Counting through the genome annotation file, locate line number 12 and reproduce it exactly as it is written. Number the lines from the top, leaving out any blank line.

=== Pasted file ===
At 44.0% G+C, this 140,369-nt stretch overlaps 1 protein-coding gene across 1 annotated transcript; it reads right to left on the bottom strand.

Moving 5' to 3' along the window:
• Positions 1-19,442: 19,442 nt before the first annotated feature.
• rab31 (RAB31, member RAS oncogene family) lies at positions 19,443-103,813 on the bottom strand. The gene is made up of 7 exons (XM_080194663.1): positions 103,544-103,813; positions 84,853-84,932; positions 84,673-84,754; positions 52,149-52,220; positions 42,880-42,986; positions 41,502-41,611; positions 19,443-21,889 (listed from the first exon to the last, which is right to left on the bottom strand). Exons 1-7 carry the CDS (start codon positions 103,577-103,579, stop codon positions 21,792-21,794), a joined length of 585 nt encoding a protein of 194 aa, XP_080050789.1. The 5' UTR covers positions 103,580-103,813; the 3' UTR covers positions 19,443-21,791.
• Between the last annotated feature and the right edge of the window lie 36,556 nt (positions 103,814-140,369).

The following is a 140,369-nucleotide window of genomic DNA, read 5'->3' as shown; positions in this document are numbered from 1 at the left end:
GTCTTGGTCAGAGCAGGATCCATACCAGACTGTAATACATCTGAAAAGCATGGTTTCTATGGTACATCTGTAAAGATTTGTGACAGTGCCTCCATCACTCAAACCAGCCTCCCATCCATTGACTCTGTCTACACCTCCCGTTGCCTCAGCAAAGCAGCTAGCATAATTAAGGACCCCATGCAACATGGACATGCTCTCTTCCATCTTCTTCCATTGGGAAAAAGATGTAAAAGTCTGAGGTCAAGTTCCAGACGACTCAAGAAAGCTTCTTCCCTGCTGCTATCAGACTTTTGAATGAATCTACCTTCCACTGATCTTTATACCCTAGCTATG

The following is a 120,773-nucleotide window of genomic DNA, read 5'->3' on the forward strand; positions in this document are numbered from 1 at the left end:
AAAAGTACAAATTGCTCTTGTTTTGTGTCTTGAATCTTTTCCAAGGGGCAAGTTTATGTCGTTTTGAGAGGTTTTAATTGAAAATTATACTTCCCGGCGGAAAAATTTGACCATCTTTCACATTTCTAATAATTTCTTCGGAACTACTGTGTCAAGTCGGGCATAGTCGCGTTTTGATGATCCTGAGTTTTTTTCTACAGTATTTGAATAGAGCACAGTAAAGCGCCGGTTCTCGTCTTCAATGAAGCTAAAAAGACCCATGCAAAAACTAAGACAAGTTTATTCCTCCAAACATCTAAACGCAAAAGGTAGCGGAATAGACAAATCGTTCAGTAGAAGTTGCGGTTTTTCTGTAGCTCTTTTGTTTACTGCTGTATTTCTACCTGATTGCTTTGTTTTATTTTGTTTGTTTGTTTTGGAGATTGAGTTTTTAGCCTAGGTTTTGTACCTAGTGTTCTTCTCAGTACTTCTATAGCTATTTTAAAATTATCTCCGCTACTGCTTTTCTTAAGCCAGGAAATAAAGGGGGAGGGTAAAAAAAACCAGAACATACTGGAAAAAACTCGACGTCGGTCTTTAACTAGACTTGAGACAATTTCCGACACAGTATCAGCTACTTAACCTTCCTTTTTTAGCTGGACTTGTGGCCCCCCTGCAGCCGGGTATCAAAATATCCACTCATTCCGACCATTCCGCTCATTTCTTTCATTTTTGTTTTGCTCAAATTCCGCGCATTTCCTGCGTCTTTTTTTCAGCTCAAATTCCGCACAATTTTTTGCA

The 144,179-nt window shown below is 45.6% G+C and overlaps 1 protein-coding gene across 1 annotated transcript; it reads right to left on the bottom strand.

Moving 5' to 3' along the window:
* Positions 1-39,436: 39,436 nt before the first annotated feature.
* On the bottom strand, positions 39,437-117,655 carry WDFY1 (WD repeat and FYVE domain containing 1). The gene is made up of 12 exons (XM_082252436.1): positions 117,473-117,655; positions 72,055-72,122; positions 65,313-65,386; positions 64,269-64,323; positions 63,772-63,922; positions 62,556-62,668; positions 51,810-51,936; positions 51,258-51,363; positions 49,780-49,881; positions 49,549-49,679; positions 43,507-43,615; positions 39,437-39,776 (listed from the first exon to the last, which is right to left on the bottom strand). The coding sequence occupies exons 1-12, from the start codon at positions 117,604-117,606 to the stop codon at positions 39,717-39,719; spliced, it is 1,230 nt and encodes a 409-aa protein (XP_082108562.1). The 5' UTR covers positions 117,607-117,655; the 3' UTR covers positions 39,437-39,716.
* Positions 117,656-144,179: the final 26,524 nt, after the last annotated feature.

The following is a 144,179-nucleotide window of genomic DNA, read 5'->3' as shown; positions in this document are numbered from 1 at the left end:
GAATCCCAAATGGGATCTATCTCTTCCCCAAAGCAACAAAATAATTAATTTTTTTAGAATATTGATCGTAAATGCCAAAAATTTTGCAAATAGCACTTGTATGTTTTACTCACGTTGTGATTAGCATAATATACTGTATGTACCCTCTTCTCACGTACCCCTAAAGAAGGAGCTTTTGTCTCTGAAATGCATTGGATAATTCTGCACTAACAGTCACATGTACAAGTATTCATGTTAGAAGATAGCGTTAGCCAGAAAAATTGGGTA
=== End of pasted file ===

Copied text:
* Positions 1-39,436: 39,436 nt before the first annotated feature.